Jim Caperelli said he was walking his bloodhound Copper outside his Dewey home Nov. 4 when a fox lept from under his car and bit Copper on the face.
Copper yelped and the fox ran toward an unoccupied house, Caperelli said, but a larger fox emerged from under the car and crouched on Dagsworthy Avenue. The fox moved aggressively toward Copper.
“Copper is a 125-pound bloodhound,” Caperelli said. “He was going ballistic, and the fox would not back off. He had no fear. I could see him clearly because of the bright lights of the liquor store. I was scared he was coming at me.”
Caperelli said he managed to pull Copper away, up to his third-floor terrace and into the house, when he saw scratches on Copper’s nose and blood running down his face. He said he reported the attack to Dewey police, who called Delaware Animal Services.
“They called me and said it’s a pest problem, not their problem,” he said. “This is not a bee’s nest. It’s wild, dangerous animals. The thing was vicious. If it was capable of attacking a dog, it can happen to a human.”
Caperelli said Copper had his regular rabies vaccination two weeks ago, so it’s too soon for his booster shot.
Despite Copper’s proof of vaccination, Delaware Animal Services quarantined him for 45 days in case of rabies exposure. Copper is allowed to stay at Caperelli’s home but cannot have any contact with other dogs.
Caperelli, who owns doggie daycare Taj Ma Howl in Dewey, said quarantining his dog doesn’t solve the real problem - dangerous foxes in the neighborhood. He is also worried about his clients’ dogs.
“I do so many dog walks each day,” he said. “It’s not fair I have to keep my head on a swivel and eyes in the back of my head. I’m on pins and needles now. They need to be walked, obviously, so this is affecting me more than the normal resident and business owner.”
Caperelli said he can’t get a straight answer from state agencies on who is responsible for removing the animals.
“They’re trying to pass the problem from one agency to another,” he said. “That’s the problem. Someone has to step up - no matter who - and do something before another animal or a human gets hurt.”
Michael Globetti, spokesman for the Delaware Department of Natural Resources and Environmental Control, said the Delaware Department of Agriculture handles potential exposure of rabies for animal-on-animal cases.
He said DNREC Division of Fish & Wildlife would help euthanize wild animals that threaten humans or attack domestic animals, particularly pets, but did not respond as to whether DNREC would trap and remove the animal. Globetti said property owners could hire a wildlife control operator to remove potentially diseased or nuisance animals.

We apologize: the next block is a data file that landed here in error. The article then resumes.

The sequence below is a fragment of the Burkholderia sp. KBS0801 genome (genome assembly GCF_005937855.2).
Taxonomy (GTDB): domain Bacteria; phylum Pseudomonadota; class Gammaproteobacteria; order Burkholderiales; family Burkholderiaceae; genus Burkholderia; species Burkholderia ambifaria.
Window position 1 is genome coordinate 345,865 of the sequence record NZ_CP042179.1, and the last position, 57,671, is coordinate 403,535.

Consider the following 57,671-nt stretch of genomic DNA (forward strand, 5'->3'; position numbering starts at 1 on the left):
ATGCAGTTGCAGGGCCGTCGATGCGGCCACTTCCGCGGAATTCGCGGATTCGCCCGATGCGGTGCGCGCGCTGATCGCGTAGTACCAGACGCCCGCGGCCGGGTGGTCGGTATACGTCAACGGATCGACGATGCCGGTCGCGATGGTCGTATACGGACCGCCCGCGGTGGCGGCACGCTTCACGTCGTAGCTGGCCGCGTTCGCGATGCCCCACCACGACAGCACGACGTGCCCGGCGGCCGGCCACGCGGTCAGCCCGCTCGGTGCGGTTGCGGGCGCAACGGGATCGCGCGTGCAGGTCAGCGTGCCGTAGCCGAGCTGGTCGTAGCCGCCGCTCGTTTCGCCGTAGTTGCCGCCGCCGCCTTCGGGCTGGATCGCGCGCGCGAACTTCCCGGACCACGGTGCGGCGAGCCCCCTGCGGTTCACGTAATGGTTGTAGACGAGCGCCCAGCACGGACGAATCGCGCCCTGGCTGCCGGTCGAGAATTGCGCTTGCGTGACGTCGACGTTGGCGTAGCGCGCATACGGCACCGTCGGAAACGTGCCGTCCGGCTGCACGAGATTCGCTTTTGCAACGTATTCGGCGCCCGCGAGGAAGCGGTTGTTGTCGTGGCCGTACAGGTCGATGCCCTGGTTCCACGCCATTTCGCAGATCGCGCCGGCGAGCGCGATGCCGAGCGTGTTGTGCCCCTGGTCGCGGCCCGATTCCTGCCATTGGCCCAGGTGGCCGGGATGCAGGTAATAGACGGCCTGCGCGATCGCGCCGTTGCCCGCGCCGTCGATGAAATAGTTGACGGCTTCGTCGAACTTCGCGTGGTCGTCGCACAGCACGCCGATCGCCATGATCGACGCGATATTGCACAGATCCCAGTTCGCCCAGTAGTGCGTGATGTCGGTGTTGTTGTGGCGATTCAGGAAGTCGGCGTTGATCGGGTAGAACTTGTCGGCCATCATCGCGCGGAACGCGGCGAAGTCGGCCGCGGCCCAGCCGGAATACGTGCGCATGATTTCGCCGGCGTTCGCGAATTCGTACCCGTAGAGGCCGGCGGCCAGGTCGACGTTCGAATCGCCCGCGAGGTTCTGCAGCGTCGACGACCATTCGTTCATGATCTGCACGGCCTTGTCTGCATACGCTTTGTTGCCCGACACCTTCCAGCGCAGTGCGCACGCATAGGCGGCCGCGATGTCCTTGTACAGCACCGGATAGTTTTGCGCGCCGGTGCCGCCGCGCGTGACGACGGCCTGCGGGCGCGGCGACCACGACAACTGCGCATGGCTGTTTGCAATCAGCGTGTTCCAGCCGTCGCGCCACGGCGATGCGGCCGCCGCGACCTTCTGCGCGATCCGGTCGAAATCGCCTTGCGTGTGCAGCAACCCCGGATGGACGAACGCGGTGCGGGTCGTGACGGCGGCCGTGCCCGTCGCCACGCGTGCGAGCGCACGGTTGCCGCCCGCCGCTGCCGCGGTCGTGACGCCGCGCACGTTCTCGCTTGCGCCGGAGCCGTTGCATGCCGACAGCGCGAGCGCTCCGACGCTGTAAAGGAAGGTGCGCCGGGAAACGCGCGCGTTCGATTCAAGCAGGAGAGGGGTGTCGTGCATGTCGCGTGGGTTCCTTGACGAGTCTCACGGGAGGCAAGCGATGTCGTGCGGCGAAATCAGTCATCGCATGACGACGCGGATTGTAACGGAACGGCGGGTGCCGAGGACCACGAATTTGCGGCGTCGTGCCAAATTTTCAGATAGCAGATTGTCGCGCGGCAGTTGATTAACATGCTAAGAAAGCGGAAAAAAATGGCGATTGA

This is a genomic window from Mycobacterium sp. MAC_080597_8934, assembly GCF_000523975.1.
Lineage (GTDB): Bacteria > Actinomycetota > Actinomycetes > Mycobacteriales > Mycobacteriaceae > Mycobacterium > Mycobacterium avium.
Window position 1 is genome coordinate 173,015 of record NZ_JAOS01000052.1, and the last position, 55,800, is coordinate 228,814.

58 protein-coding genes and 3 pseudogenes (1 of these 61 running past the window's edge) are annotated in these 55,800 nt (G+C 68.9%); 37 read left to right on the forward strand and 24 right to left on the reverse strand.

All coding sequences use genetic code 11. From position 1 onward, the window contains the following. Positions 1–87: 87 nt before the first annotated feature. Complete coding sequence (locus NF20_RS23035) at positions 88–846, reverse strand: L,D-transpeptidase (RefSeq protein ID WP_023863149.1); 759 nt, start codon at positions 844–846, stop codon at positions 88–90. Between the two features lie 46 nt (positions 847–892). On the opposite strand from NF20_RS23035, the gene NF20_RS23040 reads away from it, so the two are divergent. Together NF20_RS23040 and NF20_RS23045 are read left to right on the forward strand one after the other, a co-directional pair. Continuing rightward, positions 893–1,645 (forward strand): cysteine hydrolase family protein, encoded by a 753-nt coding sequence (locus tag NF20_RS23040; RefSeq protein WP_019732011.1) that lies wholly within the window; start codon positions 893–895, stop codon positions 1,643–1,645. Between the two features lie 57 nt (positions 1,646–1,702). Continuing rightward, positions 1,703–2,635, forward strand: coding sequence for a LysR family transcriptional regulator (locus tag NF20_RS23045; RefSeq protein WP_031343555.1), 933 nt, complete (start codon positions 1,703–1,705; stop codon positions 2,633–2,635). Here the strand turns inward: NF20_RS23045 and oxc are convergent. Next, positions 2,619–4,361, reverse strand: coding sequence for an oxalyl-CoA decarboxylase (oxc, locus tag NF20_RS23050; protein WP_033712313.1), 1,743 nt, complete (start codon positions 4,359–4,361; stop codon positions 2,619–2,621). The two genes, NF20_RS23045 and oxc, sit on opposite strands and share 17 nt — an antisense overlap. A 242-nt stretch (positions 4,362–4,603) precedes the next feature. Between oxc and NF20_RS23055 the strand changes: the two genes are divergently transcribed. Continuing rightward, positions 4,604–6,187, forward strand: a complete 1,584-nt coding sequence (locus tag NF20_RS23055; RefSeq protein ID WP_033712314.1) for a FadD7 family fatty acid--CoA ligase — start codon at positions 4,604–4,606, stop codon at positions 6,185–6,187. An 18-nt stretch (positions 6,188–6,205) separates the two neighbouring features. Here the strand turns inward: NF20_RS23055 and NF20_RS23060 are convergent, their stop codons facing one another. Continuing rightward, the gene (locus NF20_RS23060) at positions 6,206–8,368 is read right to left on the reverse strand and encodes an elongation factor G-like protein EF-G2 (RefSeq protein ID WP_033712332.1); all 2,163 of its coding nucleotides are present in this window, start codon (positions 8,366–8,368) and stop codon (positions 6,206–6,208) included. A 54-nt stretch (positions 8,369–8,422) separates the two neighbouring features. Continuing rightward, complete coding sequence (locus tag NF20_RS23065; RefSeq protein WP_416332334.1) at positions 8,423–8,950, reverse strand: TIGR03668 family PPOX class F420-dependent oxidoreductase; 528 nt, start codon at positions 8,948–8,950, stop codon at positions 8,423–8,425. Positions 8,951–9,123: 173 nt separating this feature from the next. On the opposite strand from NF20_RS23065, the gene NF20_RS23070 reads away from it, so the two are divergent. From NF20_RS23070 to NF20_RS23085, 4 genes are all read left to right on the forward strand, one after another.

“We have foxes running wild in Dewey. To say it’s my responsibility is appalling,” Caparelli said. “The foxes aren’t on my property, nor was the attack on my property. It’s property of Dewey, and Dewey needs to hire someone to remove them. Period. End of story.”
Delaware Department of Agriculture Chief of Community Relations Stacey Hofmann said dogs that are bitten should be seen by veterinarians, who report possible rabies exposure to the Agriculture Department.
“It is odd for a fox to just attack another dog like that in an area where you have civilization and people walking, which creates suspicion that the fox might be ill,” Hofmann said. “When there is a wild animal behaving aggressively, like this fox, it is recommended that the person contact DNREC’s Wildlife Section.”
A Delaware Animal Services welfare officer who did not wish to be named because of his position said the Town of Dewey Beach is responsible for protecting its citizens from animal attacks.
“People and animals walking around are all at risk,” he said. “Unfortunately, no one is going to do anything about it until a person gets bit.”
In October 2017, Dewey Beach Patrol Captain Todd Fritchman, acting on behalf of the town and with an animal-control permit, trapped three red foxes seen on the beach and at homes on Chesapeake Street in response to citizens’ requests they be removed.
Town Manager Scott Koenig said Dewey has a history of an active fox population and related complaints over many years, but he thought the issue was mainly in the north end of town.